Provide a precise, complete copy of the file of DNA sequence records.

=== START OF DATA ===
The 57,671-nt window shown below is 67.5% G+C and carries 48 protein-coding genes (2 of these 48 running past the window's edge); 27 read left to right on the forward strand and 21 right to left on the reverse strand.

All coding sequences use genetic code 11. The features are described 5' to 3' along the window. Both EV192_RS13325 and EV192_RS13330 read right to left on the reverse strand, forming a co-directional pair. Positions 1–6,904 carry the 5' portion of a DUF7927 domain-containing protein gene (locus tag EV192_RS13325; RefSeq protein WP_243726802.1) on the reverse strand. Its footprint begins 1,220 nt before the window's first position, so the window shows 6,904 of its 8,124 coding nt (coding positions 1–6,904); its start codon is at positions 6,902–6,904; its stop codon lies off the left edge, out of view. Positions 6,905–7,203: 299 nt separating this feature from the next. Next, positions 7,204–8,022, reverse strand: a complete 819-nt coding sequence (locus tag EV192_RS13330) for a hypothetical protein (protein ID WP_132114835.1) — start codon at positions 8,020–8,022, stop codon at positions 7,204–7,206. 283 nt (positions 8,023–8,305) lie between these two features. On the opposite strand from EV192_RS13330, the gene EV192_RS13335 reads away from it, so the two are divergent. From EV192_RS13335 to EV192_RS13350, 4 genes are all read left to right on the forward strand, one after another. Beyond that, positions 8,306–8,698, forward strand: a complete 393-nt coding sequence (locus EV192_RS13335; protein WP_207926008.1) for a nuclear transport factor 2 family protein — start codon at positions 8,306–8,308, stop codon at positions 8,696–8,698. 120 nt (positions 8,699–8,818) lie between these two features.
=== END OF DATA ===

The 57,671-nt window shown below is 67.5% G+C and carries 48 protein-coding genes (2 of these 48 running past the window's edge); 27 read left to right on the forward strand and 21 right to left on the reverse strand.

All coding sequences use genetic code 11. The features are described 5' to 3' along the window. Both EV192_RS13325 and EV192_RS13330 read right to left on the reverse strand, forming a co-directional pair. Positions 1–6,904 carry the 5' portion of a DUF7927 domain-containing protein gene (locus tag EV192_RS13325; RefSeq protein WP_243726802.1) on the reverse strand. Its footprint begins 1,220 nt before the window's first position, so the window shows 6,904 of its 8,124 coding nt (coding positions 1–6,904); its start codon is at positions 6,902–6,904; its stop codon lies off the left edge, out of view. Positions 6,905–7,203: 299 nt separating this feature from the next. Next, positions 7,204–8,022, reverse strand: a complete 819-nt coding sequence (locus tag EV192_RS13330) for a hypothetical protein (protein ID WP_132114835.1) — start codon at positions 8,020–8,022, stop codon at positions 7,204–7,206. 283 nt (positions 8,023–8,305) lie between these two features. On the opposite strand from EV192_RS13330, the gene EV192_RS13335 reads away from it, so the two are divergent. From EV192_RS13335 to EV192_RS13350, 4 genes are all read left to right on the forward strand, one after another. Beyond that, positions 8,306–8,698, forward strand: a complete 393-nt coding sequence (locus EV192_RS13335; protein WP_207926008.1) for a nuclear transport factor 2 family protein — start codon at positions 8,306–8,308, stop codon at positions 8,696–8,698. 120 nt (positions 8,699–8,818) lie between these two features.